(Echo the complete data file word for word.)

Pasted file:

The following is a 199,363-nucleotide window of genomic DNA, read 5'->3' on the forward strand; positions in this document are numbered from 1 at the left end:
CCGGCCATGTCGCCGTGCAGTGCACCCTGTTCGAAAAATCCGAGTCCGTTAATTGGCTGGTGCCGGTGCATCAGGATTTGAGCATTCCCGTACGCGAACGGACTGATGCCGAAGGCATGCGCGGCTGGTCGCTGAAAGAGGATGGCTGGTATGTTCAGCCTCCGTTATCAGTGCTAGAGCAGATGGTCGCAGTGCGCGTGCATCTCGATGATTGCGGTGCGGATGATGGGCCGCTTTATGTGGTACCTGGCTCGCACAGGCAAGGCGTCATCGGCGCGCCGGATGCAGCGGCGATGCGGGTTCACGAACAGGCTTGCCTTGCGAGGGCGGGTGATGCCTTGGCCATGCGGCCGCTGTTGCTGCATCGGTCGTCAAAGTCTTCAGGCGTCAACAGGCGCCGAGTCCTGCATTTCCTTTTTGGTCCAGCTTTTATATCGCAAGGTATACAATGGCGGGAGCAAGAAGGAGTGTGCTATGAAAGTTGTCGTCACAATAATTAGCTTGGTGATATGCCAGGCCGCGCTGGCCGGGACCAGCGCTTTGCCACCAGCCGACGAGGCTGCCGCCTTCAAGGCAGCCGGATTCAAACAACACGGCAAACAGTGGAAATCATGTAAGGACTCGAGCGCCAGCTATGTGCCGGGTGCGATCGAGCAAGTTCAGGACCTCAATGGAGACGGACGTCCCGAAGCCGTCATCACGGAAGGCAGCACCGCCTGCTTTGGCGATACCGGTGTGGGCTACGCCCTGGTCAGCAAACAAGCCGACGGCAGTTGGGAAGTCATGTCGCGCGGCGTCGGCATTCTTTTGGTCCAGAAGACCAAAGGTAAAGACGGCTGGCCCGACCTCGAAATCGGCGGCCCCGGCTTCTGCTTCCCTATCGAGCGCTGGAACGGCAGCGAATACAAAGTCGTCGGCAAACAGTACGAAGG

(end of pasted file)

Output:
The following is a 199,363-nucleotide window of genomic DNA, read 5'->3' on the forward strand; positions in this document are numbered from 1 at the left end:
CCGGCCATGTCGCCGTGCAGTGCACCCTGTTCGAAAAATCCGAGTCCGTTAATTGGCTGGTGCCGGTGCATCAGGATTTGAGCATTCCCGTACGCGAACGGACTGATGCCGAAGGCATGCGCGGCTGGTCGCTGAAAGAGGATGGCTGGTATGTTCAGCCTCCGTTATCAGTGCTAGAGCAGATGGTCGCAGTGCGCGTGCATCTCGATGATTGCGGTGCGGATGATGGGCCGCTTTATGTGGTACCTGGCTCGCACAGGCAAGGCGTCATCGGCGCGCCGGATGCAGCGGCGATGCGGGTTCACGAACAGGCTTGCCTTGCGAGGGCGGGTGATGCCTTGGCCATGCGGCCGCTGTTGCTGCATCGGTCGTCAAAGTCTTCAGGCGTCAACAGGCGCCGAGTCCTGCATTTCCTTTTTGGTCCAGCTTTTATATCGCAAGGTATACAATGGCGGGAGCAAGAAGGAGTGTGCTATGAAAGTTGTCGTCACAATAATTAGCTTGGTGATATGCCAGGCCGCGCTGGCCGGGACCAGCGCTTTGCCACCAGCCGACGAGGCTGCCGCCTTCAAGGCAGCCGGATTCAAACAACACGGCAAACAGTGGAAATCATGTAAGGACTCGAGCGCCAGCTATGTGCCGGGTGCGATCGAGCAAGTTCAGGACCTCAATGGAGACGGACGTCCCGAAGCCGTCATCACGGAAGGCAGCACCGCCTGCTTTGGCGATACCGGTGTGGGCTACGCCCTGGTCAGCAAACAAGCCGACGGCAGTTGGGAAGTCATGTCGCGCGGCGTCGGCATTCTTTTGGTCCAGAAGACCAAAGGTAAAGACGGCTGGCCCGACCTCGAAATCGGCGGCCCCGGCTTCTGCTTCCCTATCGAGCGCTGGAACGGCAGCGAATACAAAGTCGTCGGCAAACAGTACGAAGG